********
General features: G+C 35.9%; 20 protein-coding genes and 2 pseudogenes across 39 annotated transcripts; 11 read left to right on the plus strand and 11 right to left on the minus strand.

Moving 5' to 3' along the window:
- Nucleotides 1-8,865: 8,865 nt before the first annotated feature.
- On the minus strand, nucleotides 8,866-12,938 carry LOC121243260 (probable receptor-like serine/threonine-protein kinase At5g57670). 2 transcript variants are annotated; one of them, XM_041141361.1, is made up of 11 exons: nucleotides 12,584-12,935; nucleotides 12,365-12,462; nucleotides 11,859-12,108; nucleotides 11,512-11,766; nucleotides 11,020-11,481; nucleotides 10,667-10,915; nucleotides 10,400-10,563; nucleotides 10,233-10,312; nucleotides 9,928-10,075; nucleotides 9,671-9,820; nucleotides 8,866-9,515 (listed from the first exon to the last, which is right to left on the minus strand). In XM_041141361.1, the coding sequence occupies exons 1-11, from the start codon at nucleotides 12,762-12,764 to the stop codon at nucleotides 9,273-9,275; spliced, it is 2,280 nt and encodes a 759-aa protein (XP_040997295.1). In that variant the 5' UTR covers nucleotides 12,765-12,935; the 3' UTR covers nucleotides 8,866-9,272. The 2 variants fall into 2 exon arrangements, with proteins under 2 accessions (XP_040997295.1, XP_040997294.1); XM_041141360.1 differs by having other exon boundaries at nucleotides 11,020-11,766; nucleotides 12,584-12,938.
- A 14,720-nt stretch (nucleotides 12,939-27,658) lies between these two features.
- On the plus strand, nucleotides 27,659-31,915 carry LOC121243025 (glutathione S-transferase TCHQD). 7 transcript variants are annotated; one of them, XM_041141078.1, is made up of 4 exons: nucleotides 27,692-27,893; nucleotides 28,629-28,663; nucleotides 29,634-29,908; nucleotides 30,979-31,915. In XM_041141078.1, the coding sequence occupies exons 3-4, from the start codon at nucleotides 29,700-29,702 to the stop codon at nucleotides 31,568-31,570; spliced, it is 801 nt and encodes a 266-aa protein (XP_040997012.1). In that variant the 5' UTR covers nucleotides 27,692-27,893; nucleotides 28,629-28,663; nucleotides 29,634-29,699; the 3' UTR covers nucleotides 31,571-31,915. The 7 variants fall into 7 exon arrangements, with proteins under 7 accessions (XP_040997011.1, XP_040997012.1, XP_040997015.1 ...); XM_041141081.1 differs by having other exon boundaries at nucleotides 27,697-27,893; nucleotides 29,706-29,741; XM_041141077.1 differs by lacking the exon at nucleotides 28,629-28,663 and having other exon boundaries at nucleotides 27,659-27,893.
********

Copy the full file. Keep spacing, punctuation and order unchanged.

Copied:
General features: G+C 35.9%; 20 protein-coding genes and 2 pseudogenes across 39 annotated transcripts; 11 read left to right on the plus strand and 11 right to left on the minus strand.

Moving 5' to 3' along the window:
- Nucleotides 1-8,865: 8,865 nt before the first annotated feature.
- On the minus strand, nucleotides 8,866-12,938 carry LOC121243260 (probable receptor-like serine/threonine-protein kinase At5g57670). 2 transcript variants are annotated; one of them, XM_041141361.1, is made up of 11 exons: nucleotides 12,584-12,935; nucleotides 12,365-12,462; nucleotides 11,859-12,108; nucleotides 11,512-11,766; nucleotides 11,020-11,481; nucleotides 10,667-10,915; nucleotides 10,400-10,563; nucleotides 10,233-10,312; nucleotides 9,928-10,075; nucleotides 9,671-9,820; nucleotides 8,866-9,515 (listed from the first exon to the last, which is right to left on the minus strand). In XM_041141361.1, the coding sequence occupies exons 1-11, from the start codon at nucleotides 12,762-12,764 to the stop codon at nucleotides 9,273-9,275; spliced, it is 2,280 nt and encodes a 759-aa protein (XP_040997295.1). In that variant the 5' UTR covers nucleotides 12,765-12,935; the 3' UTR covers nucleotides 8,866-9,272. The 2 variants fall into 2 exon arrangements, with proteins under 2 accessions (XP_040997295.1, XP_040997294.1); XM_041141360.1 differs by having other exon boundaries at nucleotides 11,020-11,766; nucleotides 12,584-12,938.
- A 14,720-nt stretch (nucleotides 12,939-27,658) lies between these two features.
- On the plus strand, nucleotides 27,659-31,915 carry LOC121243025 (glutathione S-transferase TCHQD). 7 transcript variants are annotated; one of them, XM_041141078.1, is made up of 4 exons: nucleotides 27,692-27,893; nucleotides 28,629-28,663; nucleotides 29,634-29,908; nucleotides 30,979-31,915. In XM_041141078.1, the coding sequence occupies exons 3-4, from the start codon at nucleotides 29,700-29,702 to the stop codon at nucleotides 31,568-31,570; spliced, it is 801 nt and encodes a 266-aa protein (XP_040997012.1). In that variant the 5' UTR covers nucleotides 27,692-27,893; nucleotides 28,629-28,663; nucleotides 29,634-29,699; the 3' UTR covers nucleotides 31,571-31,915. The 7 variants fall into 7 exon arrangements, with proteins under 7 accessions (XP_040997011.1, XP_040997012.1, XP_040997015.1 ...); XM_041141081.1 differs by having other exon boundaries at nucleotides 27,697-27,893; nucleotides 29,706-29,741; XM_041141077.1 differs by lacking the exon at nucleotides 28,629-28,663 and having other exon boundaries at nucleotides 27,659-27,893.